Plunging oil prices: what happens to our oceans?
Falling oil prices might be benefiting the UK economy, but are the world's fish stocks paying the price?
Well, I guess fish and oil go together. Fish oil has been used by humans almost since the beginning of time. It is still used in both modern and traditional medicine. However, I am referring to a different type of oil in this blog: crude oil.
One of the hot topics that has recently dominated the news worldwide is the sharp fall in the price of oil. The price per barrel of oil has plummeted to sub- US$30 this month.
This has been welcomed by motorists and fossil-fuel dependent manufacturers and industries. Even the deputy governor of the Bank of England insisted that the continued decline in oil prices is "a net good" for the UK economy.
It is hardly surprising to find that what is good for some, is bad for others. A number of countries that depend on oil and natural gas have been hard hit. Government revenues in oil producing countries – from Angola and Azerbaijan to Saudi Arabia and Russia – have plummeted. This has started to take its toll on the wider economy, with some governments already moving to cut government expenditure.
For example, Saudi Arabia has recently slashed energy and water subsidies, a move which has been described by some as "the beginning of the end of the era of free money".
The untold story
Perhaps one of the important sustainability questions, which has not yet received sufficient media attention, is the implications of falling crude oil prices on natural resources. This is particularly important for the already strained fisheries resources. According to a new study, the global fish harvest is declining three times faster than previously reported – mainly due to overfishing.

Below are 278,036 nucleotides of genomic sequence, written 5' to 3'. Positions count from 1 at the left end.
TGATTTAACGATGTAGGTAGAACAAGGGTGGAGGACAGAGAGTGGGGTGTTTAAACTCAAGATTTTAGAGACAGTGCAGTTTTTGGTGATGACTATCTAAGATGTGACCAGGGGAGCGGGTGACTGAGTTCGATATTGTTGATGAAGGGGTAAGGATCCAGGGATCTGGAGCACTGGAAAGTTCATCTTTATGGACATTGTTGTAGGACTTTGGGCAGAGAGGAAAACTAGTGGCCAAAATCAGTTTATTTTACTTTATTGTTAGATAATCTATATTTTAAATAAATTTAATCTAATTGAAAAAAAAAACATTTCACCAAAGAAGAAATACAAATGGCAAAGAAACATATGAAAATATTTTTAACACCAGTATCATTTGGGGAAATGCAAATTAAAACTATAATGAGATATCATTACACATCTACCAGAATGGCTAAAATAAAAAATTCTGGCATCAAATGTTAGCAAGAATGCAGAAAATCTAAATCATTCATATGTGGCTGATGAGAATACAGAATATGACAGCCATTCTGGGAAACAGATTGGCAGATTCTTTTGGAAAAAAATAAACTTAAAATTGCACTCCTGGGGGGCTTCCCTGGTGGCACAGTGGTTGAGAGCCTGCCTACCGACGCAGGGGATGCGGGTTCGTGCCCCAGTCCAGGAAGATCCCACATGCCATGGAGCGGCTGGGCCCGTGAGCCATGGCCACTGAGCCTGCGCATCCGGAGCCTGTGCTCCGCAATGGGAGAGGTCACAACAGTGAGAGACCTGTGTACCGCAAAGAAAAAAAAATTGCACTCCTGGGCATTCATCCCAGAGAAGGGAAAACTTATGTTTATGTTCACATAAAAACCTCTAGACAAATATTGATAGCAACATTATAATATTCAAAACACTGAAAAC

While growing demand for seafood has been one driver of overfishing, national government subsidies to increase capacity have also played an important part. Just to spell it out, this means that governments are subsidising fuel costs for the fishing industry.
This inevitably benefits the bigger fishing vessels which harvest in distant waters – without the subsidies this would not be financially feasible.
In a perfect market economy, fishing vessels break even at a certain point – where cost equals revenue – beyond which any fishing activity is not economically viable. Subsidies for fuel prices deflate the cost, making more fishing possible. This has long led to overfishing and further degradation of natural habitats. As such, fuel subsidies are a 'bad' subsidy and are opposed by fisheries managers and scientists; including yours truly.
Falling oil prices have a similar effect on fisheries and other oceanic resources. In other words, lower oil prices encourage increased fishing. Therefore, a falling oil price has the same negative effect on fisheries.
Price corrected fiscal instruments?
The above phenomenon can be described as market failure. If I were to argue in favour of Adam Smith's "invisible hand" of the market for one second, competitive markets would lead to efficient allocation of resources and therefore government intervention would not be needed. Well not in this case!
Leaving the market to regulate itself and letting fisheries continue to be exploited beyond their ecological limits is a recipe for disaster. So yes, we need government interventions every now and then.
This is how it could be done. One of the least discussed but most potent tools that governments have is fiscal policy. They can be used to "correct market failure" through introducing taxes, fees or levies for instance.
In this particular case, I am arguing that taxes or fees should be used as a negative incentive to control overfishing. To mitigate the damaging effects of falling oil prices on natural resources, taxes or fees per trip (or per unit of vessel capacity perhaps) could be increased. This would inflate (as opposed to deflate) the cost curve and make fishing beyond ecologically sustainable limits too expensive.
We cannot simply fold our hands and wait for oil prices to recover, or not, or for the market to regulate itself.
We need to be proactive and make a compelling case to national governments to flex their fiscal muscles and correct market failures that are damaging the resources on which millions of livelihoods depend.
Essam Yassin Mohammed (email@example.com) is a senior researcher in IIED's Sustainable Markets Group.